Tyson's Net Income Flat in Fiscal Q3


Tyson's Net Income Flat in Fiscal Q3
Donnie King, CEO of Tyson Foods (Tyson Foods)

Tyson Foods Inc. of Springdale (NYSE: TSN) on Monday reported that net income was flat in its fiscal third quarter as sales in its chicken, pork and prepared foods segments declined.

The meat giant reported $750 million in profit, up from $749 million in the same quarter a year ago.

The company posted earnings per share of $2.07, up 1% from $2.05 a year ago. Earnings adjusted for non-recurring gains were $1.94 per share, down 28% from $2.70 in the third quarter in 2021.

The results topped Wall Street expectations. The average estimate of four analysts surveyed by Zacks Investment Research was for earnings of $1.91 per share.

Tyson reported revenue of $13.5 billion in the quarter, which also topped Wall Street forecasts. Three analysts surveyed by Zacks expected $13.31 billion.

Tyson expects full-year revenue in the range of $52 billion to $54 billion.

Beef sales rose 1.3% in the third quarter on strong global demand, but were partially offset by labor and supply chain challenges. The average sales price decreased slightly because of reduced demand for premium cuts. Additionally, Tyson reported a $55 million gain from the recovery of cattle inventory related to a supplier's misappropriation of company funds.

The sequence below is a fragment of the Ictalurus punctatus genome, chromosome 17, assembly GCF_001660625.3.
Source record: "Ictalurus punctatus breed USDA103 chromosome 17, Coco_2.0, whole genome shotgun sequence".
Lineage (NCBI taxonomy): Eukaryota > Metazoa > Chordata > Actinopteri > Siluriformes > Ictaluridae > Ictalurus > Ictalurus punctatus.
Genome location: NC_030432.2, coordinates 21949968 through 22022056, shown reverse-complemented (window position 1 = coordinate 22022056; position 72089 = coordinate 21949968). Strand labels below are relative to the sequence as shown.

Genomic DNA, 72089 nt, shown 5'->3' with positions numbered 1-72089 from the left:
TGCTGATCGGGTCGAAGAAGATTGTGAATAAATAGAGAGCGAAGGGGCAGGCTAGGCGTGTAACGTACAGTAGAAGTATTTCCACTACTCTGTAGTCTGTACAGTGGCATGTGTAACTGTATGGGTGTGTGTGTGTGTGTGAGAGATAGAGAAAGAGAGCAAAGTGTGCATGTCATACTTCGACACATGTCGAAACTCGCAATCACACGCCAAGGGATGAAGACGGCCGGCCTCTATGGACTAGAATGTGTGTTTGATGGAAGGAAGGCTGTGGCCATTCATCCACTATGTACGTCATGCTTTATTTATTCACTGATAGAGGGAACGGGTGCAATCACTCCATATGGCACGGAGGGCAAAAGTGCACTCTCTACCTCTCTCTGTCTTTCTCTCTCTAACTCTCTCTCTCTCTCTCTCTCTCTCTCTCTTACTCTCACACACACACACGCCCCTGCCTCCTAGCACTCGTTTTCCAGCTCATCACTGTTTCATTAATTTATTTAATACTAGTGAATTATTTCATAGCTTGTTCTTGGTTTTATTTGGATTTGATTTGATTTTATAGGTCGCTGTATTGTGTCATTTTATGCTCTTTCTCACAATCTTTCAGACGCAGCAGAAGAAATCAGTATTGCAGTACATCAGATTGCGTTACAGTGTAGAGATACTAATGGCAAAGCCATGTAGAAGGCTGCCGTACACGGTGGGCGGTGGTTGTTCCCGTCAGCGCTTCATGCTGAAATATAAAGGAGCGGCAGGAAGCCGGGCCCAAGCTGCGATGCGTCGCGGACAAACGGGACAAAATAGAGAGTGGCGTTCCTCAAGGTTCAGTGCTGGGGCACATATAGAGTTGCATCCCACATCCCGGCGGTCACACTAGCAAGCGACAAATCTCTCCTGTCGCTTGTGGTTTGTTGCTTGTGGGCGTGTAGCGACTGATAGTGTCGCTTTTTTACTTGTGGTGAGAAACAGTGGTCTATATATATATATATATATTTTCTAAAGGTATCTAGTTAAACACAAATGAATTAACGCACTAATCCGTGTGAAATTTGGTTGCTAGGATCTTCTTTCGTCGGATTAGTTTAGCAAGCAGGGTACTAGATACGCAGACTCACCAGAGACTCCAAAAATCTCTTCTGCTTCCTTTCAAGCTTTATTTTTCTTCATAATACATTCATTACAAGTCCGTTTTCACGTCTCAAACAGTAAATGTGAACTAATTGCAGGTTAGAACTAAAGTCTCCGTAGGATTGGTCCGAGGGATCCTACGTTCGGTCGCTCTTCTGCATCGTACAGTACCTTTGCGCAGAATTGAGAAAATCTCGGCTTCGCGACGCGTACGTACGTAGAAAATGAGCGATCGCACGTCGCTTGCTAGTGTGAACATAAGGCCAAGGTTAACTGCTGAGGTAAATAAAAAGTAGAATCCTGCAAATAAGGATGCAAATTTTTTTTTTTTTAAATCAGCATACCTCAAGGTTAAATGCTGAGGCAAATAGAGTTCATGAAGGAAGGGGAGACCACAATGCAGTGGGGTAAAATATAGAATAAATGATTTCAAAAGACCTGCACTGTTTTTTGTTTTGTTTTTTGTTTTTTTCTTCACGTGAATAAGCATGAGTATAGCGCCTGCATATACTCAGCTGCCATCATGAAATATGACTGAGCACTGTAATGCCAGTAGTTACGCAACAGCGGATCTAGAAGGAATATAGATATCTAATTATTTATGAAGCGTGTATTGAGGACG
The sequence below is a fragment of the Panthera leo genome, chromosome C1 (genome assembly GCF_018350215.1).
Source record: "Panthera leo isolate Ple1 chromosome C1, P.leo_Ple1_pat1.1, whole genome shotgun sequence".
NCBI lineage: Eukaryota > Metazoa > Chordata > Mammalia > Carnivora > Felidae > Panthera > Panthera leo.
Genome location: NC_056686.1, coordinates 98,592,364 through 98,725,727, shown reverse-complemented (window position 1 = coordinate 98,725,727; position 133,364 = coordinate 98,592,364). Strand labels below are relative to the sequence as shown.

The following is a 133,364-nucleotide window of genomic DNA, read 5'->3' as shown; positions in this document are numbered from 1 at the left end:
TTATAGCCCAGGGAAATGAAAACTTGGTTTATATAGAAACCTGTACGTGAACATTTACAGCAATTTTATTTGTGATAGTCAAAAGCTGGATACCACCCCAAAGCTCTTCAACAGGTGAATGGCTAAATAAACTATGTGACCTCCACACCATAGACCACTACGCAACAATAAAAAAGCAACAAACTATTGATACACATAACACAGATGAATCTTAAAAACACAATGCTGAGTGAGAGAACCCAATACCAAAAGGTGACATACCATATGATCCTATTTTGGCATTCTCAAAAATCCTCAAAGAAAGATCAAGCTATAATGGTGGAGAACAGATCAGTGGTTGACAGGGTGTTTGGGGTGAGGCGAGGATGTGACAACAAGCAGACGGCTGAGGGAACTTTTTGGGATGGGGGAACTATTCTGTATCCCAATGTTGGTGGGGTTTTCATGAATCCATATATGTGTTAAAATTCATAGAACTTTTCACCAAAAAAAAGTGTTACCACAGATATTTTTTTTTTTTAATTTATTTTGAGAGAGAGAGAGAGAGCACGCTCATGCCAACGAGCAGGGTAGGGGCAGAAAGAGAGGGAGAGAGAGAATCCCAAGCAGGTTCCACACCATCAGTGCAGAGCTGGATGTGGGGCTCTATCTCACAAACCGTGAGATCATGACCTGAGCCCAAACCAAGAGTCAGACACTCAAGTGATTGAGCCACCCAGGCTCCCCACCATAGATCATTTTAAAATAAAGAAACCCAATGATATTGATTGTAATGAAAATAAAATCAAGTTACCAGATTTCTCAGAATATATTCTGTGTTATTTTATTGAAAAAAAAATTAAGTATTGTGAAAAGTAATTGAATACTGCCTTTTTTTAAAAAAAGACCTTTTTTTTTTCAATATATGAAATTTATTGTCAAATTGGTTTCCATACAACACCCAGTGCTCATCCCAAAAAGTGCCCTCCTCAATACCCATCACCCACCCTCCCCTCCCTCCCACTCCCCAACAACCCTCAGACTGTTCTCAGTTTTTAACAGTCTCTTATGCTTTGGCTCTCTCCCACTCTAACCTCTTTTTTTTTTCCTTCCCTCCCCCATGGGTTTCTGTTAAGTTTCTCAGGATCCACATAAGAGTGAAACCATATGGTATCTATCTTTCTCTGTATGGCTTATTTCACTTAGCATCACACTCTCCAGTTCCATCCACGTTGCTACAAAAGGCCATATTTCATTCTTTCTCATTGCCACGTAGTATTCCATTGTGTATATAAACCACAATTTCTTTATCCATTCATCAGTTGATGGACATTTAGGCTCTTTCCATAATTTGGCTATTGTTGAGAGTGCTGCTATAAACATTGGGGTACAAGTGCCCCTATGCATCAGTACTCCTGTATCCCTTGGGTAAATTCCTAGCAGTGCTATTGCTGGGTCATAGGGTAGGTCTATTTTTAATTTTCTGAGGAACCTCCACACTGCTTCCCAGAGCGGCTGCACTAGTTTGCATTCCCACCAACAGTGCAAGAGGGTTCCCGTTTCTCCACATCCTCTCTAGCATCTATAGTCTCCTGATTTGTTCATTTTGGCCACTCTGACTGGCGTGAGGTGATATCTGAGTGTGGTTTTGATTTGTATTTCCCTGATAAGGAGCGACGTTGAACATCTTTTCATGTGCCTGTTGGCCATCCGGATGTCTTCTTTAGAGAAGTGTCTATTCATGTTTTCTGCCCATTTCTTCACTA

Chicken sales fell 2.1% in the quarter, which the company primarily attributed to a fire at a production facility in the fourth quarter of fiscal 2021 and a reduction in outside meat purchases. The average sales price was up more than 20% compared to the same quarter in 2021, which the company attributed to "the effects of pricing initiatives in an inflationary cost environment."

The company said pork sales decreased 1.7% in the quarter due to reduced global demand, while the average sales price fell nearly 4% due to reduced export and lower retail demand.

Tyson said sales of prepared foods declined 8.5% due to the impacts of increased pricing, uneven recovery of the food service industry, the divestiture of its pet treats business in the fourth quarter of fiscal 2021, and a challenging supply environment in the first half of fiscal 2022. Sales prices for prepared foods rose nearly 14% in the quarter, which Tyson primarily attributed to "the effects of revenue management in an inflationary cost environment."

“We delivered solid results during the third quarter, focusing on operational excellence and aggressive cost management," Donnie King, president and CEO of Tyson Foods, said in a news release. 

Tyson shares were down about 8% late Monday morning. 

The company announced last month that it has an agreement to acquire stakes worth about $70 million total in two Saudi food companies. The company said the deal will help the company meet growing demand for protein in the Middle East.

The Associated Press contributed to this report.


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